For years, utilities have struggled to define the more responsive operational systems and customer-centric performance models that would trumpet the arrival of Utility 2.0. Lacking a singular event marking the shift, it seems more likely a steady, incremental advance through technology deployments, analytics and a focus on customer engagement represents the path towards a continually evolving future state. As we have seen with the progress to date, further advances will require continuing coordination within utilities, their regulators and customers to ensure a sustainable path forward.
A large construction project in Mainz, Germany, recently used Xylem rental pumps for a drainage solution. The pumps were quickly delivered and provided reliable service.
A new apartment complex in Lerchenberg, a district of Mainz, provides 111 apartments in six buildings. The apartments focus on accessibility, with no doorway barriers and twelve apartments especially designed for wheelchairs.
In February 2014, a large sinkhole opened up beneath the National Corvette Museum and swallowed $1 million worth of classic cars. Researchers used Xylem’s EXO water-monitoring technology to study the sinkhole and ensure the surrounding buildings were safe.
At 5:38 a.m. the morning of February 12, 2014, security cameras registered a strange movement at the National Corvette Museum in Bowling Green, Kentucky. The grainy footage shows a half-dozen sports cars appear to settle just slightly in the dim light. Then within one minute, eight classic Corvettes disappeared into the earth.
Once considered the purview of Jetsons-era futurescapes, smart street systems have made the transition from science fiction to real city council planning agendas. Sensor-laden Wi-Fi kiosks, smart streetlights, EV charging stations and integrated urban mobility systems are generating rising interest as cities demand greater connectivity, resource efficiency, enhanced public safety and more effective municipal service delivery.
Black & Veatch 2017 Strategic Directions: Smart City/Smart Utility Report
Multimedia with summary
One of the challenges in smart city transportation is to be able to go from point A to point B, while reducing the number of cars on the market, and also being able to use existing public transportation.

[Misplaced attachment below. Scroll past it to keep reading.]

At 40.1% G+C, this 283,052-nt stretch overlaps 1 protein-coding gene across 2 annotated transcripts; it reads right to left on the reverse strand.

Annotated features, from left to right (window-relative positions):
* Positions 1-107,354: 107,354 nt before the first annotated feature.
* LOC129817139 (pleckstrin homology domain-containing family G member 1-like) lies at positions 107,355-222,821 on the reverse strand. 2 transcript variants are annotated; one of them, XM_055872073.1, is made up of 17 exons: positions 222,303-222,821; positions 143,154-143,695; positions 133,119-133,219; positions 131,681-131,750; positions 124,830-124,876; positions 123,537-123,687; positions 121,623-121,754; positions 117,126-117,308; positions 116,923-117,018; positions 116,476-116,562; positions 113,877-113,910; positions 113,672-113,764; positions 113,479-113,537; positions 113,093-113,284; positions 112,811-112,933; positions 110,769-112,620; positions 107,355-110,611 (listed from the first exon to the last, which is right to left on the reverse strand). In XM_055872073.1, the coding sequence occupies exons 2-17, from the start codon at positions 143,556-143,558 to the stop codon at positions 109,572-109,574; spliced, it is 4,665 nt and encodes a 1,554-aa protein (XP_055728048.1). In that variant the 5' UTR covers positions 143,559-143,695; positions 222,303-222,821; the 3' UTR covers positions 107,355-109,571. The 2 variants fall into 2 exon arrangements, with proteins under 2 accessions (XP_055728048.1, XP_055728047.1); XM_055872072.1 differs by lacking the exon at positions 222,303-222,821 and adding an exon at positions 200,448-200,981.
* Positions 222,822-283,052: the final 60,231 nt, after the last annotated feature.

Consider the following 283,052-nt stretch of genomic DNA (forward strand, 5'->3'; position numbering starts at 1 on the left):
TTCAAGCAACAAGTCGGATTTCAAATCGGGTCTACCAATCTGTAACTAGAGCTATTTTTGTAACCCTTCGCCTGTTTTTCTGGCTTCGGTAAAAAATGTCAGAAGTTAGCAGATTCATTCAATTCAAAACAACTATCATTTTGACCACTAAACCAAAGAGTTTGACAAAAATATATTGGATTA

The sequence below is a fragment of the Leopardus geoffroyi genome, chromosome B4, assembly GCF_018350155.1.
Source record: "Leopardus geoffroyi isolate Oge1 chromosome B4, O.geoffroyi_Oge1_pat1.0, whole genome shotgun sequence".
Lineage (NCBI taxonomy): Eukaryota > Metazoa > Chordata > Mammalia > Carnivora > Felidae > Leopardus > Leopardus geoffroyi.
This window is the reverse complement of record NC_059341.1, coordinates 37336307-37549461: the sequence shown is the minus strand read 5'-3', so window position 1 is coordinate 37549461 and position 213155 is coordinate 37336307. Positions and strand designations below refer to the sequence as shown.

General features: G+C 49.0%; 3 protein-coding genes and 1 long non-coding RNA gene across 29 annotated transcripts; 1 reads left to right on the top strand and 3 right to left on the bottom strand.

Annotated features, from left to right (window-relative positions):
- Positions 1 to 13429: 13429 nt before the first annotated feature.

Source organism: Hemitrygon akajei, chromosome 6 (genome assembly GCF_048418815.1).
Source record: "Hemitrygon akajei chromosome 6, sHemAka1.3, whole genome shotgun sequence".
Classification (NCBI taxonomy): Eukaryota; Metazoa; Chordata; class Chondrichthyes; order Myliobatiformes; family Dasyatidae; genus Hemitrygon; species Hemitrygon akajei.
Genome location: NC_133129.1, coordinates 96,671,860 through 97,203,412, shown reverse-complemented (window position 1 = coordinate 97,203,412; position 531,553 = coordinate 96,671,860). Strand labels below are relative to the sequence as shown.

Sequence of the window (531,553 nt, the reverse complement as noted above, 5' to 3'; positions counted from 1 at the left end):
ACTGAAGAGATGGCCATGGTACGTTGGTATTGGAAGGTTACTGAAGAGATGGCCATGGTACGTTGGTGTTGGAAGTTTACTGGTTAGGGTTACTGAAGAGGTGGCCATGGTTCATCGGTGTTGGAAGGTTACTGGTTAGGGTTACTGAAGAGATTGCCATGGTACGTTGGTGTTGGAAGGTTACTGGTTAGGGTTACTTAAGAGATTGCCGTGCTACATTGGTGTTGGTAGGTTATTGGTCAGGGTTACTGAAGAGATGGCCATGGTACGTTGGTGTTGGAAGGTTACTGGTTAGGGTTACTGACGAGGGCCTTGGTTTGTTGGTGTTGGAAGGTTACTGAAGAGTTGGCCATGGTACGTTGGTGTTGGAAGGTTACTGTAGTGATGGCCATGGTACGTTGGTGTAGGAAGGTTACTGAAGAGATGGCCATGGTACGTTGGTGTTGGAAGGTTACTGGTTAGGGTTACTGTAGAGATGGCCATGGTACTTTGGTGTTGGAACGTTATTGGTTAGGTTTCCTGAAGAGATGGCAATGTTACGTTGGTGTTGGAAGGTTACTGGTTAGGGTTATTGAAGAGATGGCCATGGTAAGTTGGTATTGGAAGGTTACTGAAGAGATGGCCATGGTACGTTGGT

OSLO, Norway, January 24, 2017/3BL Media/ - Disruptive technologies and digital infrastructure have the potential to solve some of the world’s most pressing risks and to transform industries. These include safeguarding the planet's soil and water, and improving inequality and education.
Strategic Directions Report reflects increasing engagement tied to smart city, smart utility efforts
OVERLAND PARK, Kansas, January 24, 2017 /3BL Media/ – Cities and utilities are increasingly relying on data analytics tools to advance their smart systems, even as municipal leaders grapple with how to pay for these upgrades. Fulfilling the smart city promise will require integrating communication technology and increasing stakeholder engagement.
Flygt Concertor, the world’s first wastewater pumping system with integrated intelligence, has solved chronic clogging issues at a Heathrow Airport pumping station and reduced energy use by 53 percent.
London’s Heathrow Airport is one of Europe’s busiest airports catering for more than 200,000 passengers each day, with an average of 1,200 flights arriving and departing from the airport daily. Heathrow Airport Water Services Department has an extensive network of 120 pumping stations to manage, and it has been a Xylem customer for 25 years.